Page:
Not many people would use the word “transparent” to describe cement. But transparent cement made its debut at the Italian Pavilion during the World Expo last year in Shanghai, and its qualities are pretty remarkable.
The complete process has not been revealed by manufacturer Italcementi, but the technology is based on a matrix of cement embedded with resins that are designed to allow a certain amount of light through without compromising the material’s integrity.
Trademarked as i.light, the substance created by Italcementi to fit the desires of architect Giampaolo Imbrighi contains multicolored resins that fill 2 to 3 millimeter holes that look like rectangular slats. These resins react allow soft light to fill the building’s interior — a potential cost savings on energy bills, since the need for artificial lighting is reduced. The result is about 20 percent transparency for the building.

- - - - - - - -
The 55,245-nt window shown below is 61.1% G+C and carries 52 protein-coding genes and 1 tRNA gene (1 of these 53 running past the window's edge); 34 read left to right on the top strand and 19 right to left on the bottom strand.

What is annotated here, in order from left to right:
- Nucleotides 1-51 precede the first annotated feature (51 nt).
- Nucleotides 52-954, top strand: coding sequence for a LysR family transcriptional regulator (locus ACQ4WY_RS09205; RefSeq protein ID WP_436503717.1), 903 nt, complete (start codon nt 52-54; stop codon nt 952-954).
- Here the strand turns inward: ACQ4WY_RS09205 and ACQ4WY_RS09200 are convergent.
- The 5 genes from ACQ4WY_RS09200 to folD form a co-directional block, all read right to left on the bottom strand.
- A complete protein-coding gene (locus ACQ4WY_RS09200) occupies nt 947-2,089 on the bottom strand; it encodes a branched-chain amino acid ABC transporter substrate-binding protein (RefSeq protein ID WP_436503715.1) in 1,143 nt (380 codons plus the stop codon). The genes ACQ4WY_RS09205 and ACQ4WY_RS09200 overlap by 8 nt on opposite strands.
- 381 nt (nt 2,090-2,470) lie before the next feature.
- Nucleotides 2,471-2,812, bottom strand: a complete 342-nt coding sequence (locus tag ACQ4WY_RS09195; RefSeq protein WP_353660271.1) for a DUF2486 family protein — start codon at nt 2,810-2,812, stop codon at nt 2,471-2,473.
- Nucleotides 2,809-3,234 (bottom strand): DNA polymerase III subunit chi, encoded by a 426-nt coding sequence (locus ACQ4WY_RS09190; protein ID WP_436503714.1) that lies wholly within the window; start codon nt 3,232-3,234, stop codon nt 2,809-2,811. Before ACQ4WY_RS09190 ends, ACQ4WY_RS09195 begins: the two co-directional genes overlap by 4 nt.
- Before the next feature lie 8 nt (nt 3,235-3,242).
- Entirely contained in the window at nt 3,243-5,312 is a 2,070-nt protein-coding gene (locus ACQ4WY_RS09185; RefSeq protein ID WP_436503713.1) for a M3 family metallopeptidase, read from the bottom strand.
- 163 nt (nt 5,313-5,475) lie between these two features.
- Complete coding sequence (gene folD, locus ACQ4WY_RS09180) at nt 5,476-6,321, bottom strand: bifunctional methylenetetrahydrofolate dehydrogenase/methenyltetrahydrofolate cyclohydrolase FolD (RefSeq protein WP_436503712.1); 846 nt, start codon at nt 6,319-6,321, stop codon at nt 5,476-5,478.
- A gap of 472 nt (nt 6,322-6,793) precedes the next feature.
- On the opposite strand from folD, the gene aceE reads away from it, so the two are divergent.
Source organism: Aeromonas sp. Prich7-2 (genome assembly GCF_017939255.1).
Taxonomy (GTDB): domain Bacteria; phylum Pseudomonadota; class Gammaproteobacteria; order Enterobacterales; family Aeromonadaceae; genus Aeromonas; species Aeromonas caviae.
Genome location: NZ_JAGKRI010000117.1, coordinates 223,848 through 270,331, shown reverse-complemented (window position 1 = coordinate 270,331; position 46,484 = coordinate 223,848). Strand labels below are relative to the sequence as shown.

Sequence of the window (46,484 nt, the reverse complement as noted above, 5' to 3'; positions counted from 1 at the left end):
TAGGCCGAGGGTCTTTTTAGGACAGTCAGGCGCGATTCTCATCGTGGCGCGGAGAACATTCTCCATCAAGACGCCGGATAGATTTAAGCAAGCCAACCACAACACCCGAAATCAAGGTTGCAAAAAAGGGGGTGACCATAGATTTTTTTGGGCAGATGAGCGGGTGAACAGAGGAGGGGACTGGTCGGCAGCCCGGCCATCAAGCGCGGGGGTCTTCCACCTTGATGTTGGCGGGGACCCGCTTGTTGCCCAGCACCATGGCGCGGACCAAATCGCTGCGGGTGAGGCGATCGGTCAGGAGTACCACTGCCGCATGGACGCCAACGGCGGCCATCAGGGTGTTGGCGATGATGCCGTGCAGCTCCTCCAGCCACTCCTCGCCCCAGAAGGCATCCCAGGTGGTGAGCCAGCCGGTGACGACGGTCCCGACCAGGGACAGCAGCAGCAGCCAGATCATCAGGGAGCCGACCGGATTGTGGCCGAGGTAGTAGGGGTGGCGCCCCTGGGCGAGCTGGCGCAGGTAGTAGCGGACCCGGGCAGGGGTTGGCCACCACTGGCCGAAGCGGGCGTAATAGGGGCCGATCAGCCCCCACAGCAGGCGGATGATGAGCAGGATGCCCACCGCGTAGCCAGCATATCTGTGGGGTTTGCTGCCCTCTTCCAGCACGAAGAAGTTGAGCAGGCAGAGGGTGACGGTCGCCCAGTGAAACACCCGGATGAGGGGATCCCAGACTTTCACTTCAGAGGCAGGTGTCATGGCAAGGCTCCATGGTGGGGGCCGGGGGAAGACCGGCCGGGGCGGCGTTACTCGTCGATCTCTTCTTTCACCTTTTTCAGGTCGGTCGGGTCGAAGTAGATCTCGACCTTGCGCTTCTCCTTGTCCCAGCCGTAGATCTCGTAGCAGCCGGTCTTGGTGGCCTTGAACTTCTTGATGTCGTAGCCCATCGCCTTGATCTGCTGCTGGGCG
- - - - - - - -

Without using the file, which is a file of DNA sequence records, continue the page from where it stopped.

(The company also makes a “thermal cement” designed to keep buildings cool in the summer and warm in the winter, and a “smog-eating cement” that abates air pollution.)
Reprint from DiscoveryNews.com by Amy Dusto